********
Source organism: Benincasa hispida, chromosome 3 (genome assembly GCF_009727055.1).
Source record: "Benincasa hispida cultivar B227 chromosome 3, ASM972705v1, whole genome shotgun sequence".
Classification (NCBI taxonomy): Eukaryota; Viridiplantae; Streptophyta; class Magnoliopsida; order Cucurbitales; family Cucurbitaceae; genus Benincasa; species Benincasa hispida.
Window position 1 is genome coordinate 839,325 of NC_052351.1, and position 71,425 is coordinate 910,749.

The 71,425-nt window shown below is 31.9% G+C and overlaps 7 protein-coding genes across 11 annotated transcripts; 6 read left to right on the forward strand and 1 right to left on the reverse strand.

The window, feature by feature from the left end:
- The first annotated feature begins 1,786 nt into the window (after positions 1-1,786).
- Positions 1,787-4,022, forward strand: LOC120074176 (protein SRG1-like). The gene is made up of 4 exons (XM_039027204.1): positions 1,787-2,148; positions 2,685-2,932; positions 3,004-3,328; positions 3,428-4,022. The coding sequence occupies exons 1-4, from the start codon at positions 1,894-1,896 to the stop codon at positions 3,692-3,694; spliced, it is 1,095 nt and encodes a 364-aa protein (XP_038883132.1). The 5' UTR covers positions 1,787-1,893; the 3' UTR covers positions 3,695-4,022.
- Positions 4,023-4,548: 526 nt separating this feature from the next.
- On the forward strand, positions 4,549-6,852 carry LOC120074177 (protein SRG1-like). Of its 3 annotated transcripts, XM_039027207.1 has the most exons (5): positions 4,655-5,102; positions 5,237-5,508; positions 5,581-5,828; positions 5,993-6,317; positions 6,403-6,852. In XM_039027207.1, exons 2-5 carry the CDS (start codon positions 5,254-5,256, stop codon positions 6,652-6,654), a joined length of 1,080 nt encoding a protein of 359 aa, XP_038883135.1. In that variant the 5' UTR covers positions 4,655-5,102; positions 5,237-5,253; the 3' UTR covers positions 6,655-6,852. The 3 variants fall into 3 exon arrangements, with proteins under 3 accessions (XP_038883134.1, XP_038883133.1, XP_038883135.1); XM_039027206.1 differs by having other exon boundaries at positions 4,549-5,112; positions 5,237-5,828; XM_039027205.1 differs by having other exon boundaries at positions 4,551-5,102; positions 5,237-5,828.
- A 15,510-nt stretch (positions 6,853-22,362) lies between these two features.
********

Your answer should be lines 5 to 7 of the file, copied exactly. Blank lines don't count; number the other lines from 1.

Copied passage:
The 71,425-nt window shown below is 31.9% G+C and overlaps 7 protein-coding genes across 11 annotated transcripts; 6 read left to right on the forward strand and 1 right to left on the reverse strand.

The window, feature by feature from the left end:
- The first annotated feature begins 1,786 nt into the window (after positions 1-1,786).